Convert any web pages, HTML file into PDF directly from your browser. Share your PDF files by Email, Gmail, Google Drive. How to Save a Web Page as a PDF in Google Chrome. If you are reading a website that contains a lot of texts and graphics, and want to save it for later reading. Rick explains how to save any web page to your computer as a PDF file with Google Chrome.
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PDF Mage lets you save the page you are currently viewing as a PDF file with a single click of a button. Note: this extension requires an Internet. Lets you download web pages as PDF in one click. Print Friendly and PDF any Webpage. Pages are optimized for the ultimate print reading experience. Edit Before Printing Click-to-delete any.
Scott Orgera has been a tech journalist since Updated April 08, The PDF file format is one of the most popular when it comes to sharing documents for a wide variety of purposes, mainly because it's both operating system and hardware-independent. The content on most web pages can be exported to PDF format and viewed on virtually any computer, tablet or smartphone, even without an internet connection. Follow the instructions below to save a web page as a PDF in the browser of your choice. Save a Web Page as a PDF in Google Chrome Click on the Chrome Menu button, located in the upper right-hand corner of your browser window and represented by three vertically-aligned dots. When the drop-down menu appears, select Print Chrome's Print interface should now be displayed.
Before clicking the blue Save button, check out the options underneath. They determine the page range of the saved PDF and the document layout, among other specifics. Paying attention to the settings there prevents unintentionally only saving one page worth of a large website.
Sending the file to your desktop might make it easiest to find. Then, put the PDF in it. On a Mac, the options are a bit different. When it opens, look for the Pages and Layout settings near the middle of the box. Even more importantly, notice the PDF drop-down menu in the bottom left of the box that appears when you click the Print using system dialog option.
Clicking it gives you various options related to PDFs. However, you can also select Open in Preview. That option lets you make sure everything looks correct regarding the saved file. Do it with the Share button in Safari on the top of your toolbar. It looks like a box with an arrow coming out of it.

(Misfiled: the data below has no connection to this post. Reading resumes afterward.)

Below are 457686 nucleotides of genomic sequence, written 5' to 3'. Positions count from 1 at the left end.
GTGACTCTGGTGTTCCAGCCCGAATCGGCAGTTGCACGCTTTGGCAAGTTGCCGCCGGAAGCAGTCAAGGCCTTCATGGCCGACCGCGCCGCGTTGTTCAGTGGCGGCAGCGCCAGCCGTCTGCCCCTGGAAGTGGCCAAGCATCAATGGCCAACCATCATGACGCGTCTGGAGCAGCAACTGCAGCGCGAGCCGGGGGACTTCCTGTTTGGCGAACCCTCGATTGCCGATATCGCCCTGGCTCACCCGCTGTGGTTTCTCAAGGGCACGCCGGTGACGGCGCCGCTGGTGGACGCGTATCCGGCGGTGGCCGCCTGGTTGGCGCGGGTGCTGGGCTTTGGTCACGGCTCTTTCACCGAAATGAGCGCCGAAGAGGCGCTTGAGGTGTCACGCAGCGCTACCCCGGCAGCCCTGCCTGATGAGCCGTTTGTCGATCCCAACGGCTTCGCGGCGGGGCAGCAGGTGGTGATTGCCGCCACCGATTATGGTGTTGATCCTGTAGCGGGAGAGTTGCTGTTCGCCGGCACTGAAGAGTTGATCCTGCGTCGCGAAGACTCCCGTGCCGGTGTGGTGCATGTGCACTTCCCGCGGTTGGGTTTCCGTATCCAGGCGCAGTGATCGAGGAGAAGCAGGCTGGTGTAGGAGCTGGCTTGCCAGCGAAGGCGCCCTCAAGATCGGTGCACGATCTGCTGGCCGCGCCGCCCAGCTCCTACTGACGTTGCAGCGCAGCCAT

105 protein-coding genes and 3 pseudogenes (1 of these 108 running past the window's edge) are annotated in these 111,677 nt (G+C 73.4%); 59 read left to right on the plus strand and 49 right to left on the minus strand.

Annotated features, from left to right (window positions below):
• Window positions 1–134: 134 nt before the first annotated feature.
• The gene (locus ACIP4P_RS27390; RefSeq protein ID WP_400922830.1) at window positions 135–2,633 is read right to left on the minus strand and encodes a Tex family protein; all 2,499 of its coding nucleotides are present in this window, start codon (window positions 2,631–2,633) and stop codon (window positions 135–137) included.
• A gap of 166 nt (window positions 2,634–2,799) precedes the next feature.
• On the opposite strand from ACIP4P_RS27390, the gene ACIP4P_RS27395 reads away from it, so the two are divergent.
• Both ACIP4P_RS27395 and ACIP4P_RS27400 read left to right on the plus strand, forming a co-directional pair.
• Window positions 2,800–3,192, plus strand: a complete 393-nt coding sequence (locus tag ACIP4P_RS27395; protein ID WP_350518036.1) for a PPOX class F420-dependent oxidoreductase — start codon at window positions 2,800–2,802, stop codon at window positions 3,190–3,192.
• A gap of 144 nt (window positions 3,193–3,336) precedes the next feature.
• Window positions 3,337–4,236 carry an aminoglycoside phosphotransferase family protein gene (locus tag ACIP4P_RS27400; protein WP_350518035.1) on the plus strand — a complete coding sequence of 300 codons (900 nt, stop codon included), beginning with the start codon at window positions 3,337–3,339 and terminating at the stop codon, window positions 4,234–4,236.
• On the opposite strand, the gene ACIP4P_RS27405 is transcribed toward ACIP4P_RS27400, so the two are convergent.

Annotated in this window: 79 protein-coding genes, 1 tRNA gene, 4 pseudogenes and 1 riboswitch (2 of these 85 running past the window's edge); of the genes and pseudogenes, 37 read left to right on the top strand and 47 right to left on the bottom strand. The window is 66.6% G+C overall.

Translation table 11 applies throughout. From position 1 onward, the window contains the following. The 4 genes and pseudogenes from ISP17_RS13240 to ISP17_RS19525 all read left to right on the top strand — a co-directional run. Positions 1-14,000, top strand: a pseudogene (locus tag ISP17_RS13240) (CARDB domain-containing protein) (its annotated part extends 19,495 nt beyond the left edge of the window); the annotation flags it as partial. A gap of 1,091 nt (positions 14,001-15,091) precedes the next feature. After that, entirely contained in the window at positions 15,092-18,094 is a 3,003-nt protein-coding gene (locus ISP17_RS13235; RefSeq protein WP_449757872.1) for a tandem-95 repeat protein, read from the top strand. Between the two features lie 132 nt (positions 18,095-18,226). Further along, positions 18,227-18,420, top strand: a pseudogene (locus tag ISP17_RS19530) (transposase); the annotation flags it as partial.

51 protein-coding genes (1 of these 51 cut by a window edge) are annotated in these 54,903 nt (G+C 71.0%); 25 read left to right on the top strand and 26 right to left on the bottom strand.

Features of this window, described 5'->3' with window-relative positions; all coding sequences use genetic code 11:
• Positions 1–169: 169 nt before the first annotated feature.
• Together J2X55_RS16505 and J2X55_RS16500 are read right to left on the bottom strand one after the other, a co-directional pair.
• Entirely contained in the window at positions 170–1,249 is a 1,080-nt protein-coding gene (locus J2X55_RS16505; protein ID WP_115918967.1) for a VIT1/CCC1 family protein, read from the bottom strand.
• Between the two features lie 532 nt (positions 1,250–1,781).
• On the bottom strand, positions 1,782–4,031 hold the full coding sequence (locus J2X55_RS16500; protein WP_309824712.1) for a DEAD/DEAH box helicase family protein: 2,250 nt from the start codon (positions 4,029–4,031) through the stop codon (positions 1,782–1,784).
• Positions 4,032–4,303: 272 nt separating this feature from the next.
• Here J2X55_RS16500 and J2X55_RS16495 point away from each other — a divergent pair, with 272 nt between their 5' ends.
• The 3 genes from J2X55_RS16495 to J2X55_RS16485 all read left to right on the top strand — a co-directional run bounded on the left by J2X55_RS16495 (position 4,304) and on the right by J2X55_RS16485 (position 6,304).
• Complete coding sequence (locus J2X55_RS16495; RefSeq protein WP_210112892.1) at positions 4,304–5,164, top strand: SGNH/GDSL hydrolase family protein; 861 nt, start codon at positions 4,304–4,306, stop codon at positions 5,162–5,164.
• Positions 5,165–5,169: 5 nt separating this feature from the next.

Tap it, then swipe through the available options. Choosing that one lets you launch the webpage in iBooks and view it as a PDF.
Tap it, then choose Done in the upper right to start the conversion process.
You can send the file to your device or a cloud service. Then, look for the Rename option and tap it.
And while it took take a little while to process the capture, it was pretty great because it gave me file format options for saving my document. The other cool feature I found is it gave me the entire screen.
Not just the part you see in your browser window, all the way from top of the page to the bottom.
Only challenge with this system is it forces me to enter the URLs for each page of the website one at a time, which would take a lot more clicking, copying and pasting than I had hoped. I also really like that it allows me to save my screen capture to Dropbox or Google Drive.
Snapito Website Snapito.
The site is pretty cool because you can embed the screenshot or copy the URL to view it later. It does create an image of the entire page from top to bottom regardless of the page height.
The page width and the height are adjustable as well. The only way that I could figure out how to get the jpeg actually saved is by right-clicking and saving the image… not quite as convenient.
Once the extension is done scanning the page, the capture opens up in an simple Paint-like editor — way fancier than I expected out of an extension. Where do these smart people come up with these ideas?
I can actually markup pages or crop out parts of the image using the editor. Text can be added on top of the picture, I even change the text color! This could be ideal for documenting revisions on pages that have already been built.
For example, if I put the arrow in the wrong place, I have to delete it and make another one in order to put it somewhere else. Then it scans the page and creates a very nice output. The image also opens up a simple editor in a new window, which is slightly more advanced than the previous extension I reviewed.